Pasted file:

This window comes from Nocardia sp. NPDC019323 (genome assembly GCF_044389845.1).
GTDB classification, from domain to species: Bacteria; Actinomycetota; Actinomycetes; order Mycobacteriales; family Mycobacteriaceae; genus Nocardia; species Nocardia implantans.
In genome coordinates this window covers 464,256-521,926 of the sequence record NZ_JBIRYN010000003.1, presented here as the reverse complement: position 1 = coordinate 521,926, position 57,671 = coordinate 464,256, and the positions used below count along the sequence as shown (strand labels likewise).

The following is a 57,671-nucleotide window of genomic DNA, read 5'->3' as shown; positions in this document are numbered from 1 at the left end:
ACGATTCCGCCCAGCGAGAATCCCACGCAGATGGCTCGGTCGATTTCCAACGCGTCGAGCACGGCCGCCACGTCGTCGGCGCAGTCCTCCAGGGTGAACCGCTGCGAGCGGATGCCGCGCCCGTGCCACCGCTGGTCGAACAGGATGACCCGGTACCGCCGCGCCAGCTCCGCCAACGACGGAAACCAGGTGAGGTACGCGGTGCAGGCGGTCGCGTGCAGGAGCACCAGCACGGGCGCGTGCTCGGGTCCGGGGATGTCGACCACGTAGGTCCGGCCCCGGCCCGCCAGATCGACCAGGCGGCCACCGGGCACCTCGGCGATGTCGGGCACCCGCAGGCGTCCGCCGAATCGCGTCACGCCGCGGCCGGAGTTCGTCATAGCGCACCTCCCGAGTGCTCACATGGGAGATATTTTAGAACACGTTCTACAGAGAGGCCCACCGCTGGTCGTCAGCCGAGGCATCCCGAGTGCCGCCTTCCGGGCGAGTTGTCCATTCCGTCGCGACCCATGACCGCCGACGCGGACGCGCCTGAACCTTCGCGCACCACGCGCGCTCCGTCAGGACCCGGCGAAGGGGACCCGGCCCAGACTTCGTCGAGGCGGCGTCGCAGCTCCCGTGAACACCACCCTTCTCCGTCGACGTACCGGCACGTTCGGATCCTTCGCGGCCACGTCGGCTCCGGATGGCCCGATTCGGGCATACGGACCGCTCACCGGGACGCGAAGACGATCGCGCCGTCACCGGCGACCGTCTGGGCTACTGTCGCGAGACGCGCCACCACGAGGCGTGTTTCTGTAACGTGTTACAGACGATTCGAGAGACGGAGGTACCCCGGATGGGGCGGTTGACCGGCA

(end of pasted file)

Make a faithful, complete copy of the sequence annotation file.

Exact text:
This window comes from Nocardia sp. NPDC019323 (genome assembly GCF_044389845.1).
GTDB classification, from domain to species: Bacteria; Actinomycetota; Actinomycetes; order Mycobacteriales; family Mycobacteriaceae; genus Nocardia; species Nocardia implantans.
In genome coordinates this window covers 464,256-521,926 of the sequence record NZ_JBIRYN010000003.1, presented here as the reverse complement: position 1 = coordinate 521,926, position 57,671 = coordinate 464,256, and the positions used below count along the sequence as shown (strand labels likewise).

The following is a 57,671-nucleotide window of genomic DNA, read 5'->3' as shown; positions in this document are numbered from 1 at the left end:
ACGATTCCGCCCAGCGAGAATCCCACGCAGATGGCTCGGTCGATTTCCAACGCGTCGAGCACGGCCGCCACGTCGTCGGCGCAGTCCTCCAGGGTGAACCGCTGCGAGCGGATGCCGCGCCCGTGCCACCGCTGGTCGAACAGGATGACCCGGTACCGCCGCGCCAGCTCCGCCAACGACGGAAACCAGGTGAGGTACGCGGTGCAGGCGGTCGCGTGCAGGAGCACCAGCACGGGCGCGTGCTCGGGTCCGGGGATGTCGACCACGTAGGTCCGGCCCCGGCCCGCCAGATCGACCAGGCGGCCACCGGGCACCTCGGCGATGTCGGGCACCCGCAGGCGTCCGCCGAATCGCGTCACGCCGCGGCCGGAGTTCGTCATAGCGCACCTCCCGAGTGCTCACATGGGAGATATTTTAGAACACGTTCTACAGAGAGGCCCACCGCTGGTCGTCAGCCGAGGCATCCCGAGTGCCGCCTTCCGGGCGAGTTGTCCATTCCGTCGCGACCCATGACCGCCGACGCGGACGCGCCTGAACCTTCGCGCACCACGCGCGCTCCGTCAGGACCCGGCGAAGGGGACCCGGCCCAGACTTCGTCGAGGCGGCGTCGCAGCTCCCGTGAACACCACCCTTCTCCGTCGACGTACCGGCACGTTCGGATCCTTCGCGGCCACGTCGGCTCCGGATGGCCCGATTCGGGCATACGGACCGCTCACCGGGACGCGAAGACGATCGCGCCGTCACCGGCGACCGTCTGGGCTACTGTCGCGAGACGCGCCACCACGAGGCGTGTTTCTGTAACGTGTTACAGACGATTCGAGAGACGGAGGTACCCCGGATGGGGCGGTTGACCGGCA